As Aussies, we see ourselves as outdoor people, but the truth is, we spend 90% of our time indoors. Given the vast proportion of time we spend inside, indoor air pollution is a serious health concern.
According to WHO – a shocking 4.3 million people die every year due to indoor air pollution. In many cases – this is avoidable.
When indoor air quality is substandard, an array of acute and chronic symptoms can arise. Many buildings can be harmful to your health without you ever knowing – here are some ways to get fresh air while you’re inside.
When you’re at work, you want to know the air you breathe is contaminant-free. Clean air should be a given, so you can get on with your job.
Managing air pollution and the resulting WHS risks in commercial buildings is required under WHS laws. By knowing where pollution hazards originate, you can better identify the level of risk. Test air quality frequently and monitor the air quality index as a starting point. Inviting input from your building occupants is a great way to gain insight into air condition in a building; speak directly to the relevant Health and Safety reps.
Aim to eliminate risk. If this is unachievable, minimise it as much as possible. The hierarchy of control measures ranks risk control methods, but people’s pre-existing conditions also play a part. Asthma and other respiratory diseases may make some more susceptible to air pollutants – as does being older or pregnant.
There are two types of sources that degrade indoor air quality: natural contaminants and those caused by human activity.
In Commercial buildings, indoor environments can be affected by numerous sources.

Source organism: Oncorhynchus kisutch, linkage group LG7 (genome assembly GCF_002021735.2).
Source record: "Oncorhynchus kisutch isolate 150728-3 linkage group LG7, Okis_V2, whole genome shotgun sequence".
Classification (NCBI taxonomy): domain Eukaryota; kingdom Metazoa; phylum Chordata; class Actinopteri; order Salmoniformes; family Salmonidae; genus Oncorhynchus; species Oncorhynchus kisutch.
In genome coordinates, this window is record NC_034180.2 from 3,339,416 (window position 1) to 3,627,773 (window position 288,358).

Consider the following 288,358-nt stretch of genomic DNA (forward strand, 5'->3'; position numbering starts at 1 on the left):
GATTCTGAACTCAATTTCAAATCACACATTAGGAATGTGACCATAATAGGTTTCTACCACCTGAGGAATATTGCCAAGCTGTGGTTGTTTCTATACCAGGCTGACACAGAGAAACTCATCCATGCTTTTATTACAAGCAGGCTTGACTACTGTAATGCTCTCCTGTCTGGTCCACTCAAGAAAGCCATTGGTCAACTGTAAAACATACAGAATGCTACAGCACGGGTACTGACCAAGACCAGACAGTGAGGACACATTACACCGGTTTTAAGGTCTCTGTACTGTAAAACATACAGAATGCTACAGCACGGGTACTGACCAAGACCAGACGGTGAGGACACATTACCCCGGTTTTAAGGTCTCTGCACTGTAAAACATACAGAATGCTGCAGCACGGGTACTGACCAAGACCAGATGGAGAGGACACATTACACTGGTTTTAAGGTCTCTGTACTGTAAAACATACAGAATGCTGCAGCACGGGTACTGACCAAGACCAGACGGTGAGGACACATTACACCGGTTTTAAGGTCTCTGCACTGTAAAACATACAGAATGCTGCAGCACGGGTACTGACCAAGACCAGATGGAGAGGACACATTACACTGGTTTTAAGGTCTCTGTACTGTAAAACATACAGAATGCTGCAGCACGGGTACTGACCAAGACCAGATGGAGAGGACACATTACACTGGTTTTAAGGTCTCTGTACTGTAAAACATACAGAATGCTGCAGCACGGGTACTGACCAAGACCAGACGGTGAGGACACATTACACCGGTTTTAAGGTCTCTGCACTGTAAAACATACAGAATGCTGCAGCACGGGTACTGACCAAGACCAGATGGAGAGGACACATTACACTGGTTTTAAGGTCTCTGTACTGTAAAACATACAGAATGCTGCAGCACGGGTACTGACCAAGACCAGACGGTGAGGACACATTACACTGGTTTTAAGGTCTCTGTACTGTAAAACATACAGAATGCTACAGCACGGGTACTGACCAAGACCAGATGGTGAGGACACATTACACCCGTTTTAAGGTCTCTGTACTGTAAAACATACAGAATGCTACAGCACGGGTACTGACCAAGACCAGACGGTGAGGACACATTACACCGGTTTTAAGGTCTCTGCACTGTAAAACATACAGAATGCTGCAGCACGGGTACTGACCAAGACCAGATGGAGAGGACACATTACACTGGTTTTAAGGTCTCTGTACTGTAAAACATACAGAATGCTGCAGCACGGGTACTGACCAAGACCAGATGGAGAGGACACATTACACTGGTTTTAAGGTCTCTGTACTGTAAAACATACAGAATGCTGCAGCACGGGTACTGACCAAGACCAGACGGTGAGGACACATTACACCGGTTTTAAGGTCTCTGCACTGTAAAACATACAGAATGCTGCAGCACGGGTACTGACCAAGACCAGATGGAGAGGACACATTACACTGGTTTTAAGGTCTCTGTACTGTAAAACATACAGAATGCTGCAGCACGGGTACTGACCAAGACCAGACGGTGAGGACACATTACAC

You know when you’re not breathing clean air. It can leave you with mild, nonspecific reactions like irritated eyes, nose and throat and can even lead to fatigue, headaches and dizziness. There are also more severe symptoms, including asthma and other respiratory symptoms, allergic responses, difficulty breathing, itching, and dry, irritated skin.
Exposure to contaminants for long periods, with low levels of outdoor air supply, can increase sick leave and decrease productivity.
These four factors will lessen the air pollution in your building and pull your indoor air quality into line.
You can take a holistic approach with an Indoor Air Quality Monitoring Service (IAQMS). Using an Internet of Things (IoT) platform, actively track conditions to improve the air quality of your commercial building. IAQMS tracks nine air quality parameters: temperature, humidity, lighting levels, sound, CO2, VOC, particulates, airflow and occupancy. Up to 240 ceiling or wall-mounted wireless sensors building-wide can be mounted. The IoT platform is connected to a dashboard and warns when conditions move beyond settings.
If you want to improve your building’s carbon footprint, sustainable operation practices can minimise waste, conserve energy, and improve air and water quality. You can achieve this by maintaining the operational technology equipment that runs your building in the background. It can then be enhanced by sustainability engineers, who can recommend work towards optimal environmental, economic and social improvements for your commercial building.
Monitor air quality, ensure regular maintenance of HVAC systems and implement other technologies to keep your commercial building safe. Schedule monthly maintenance with our specialist team to keep your workplace safe from contaminants.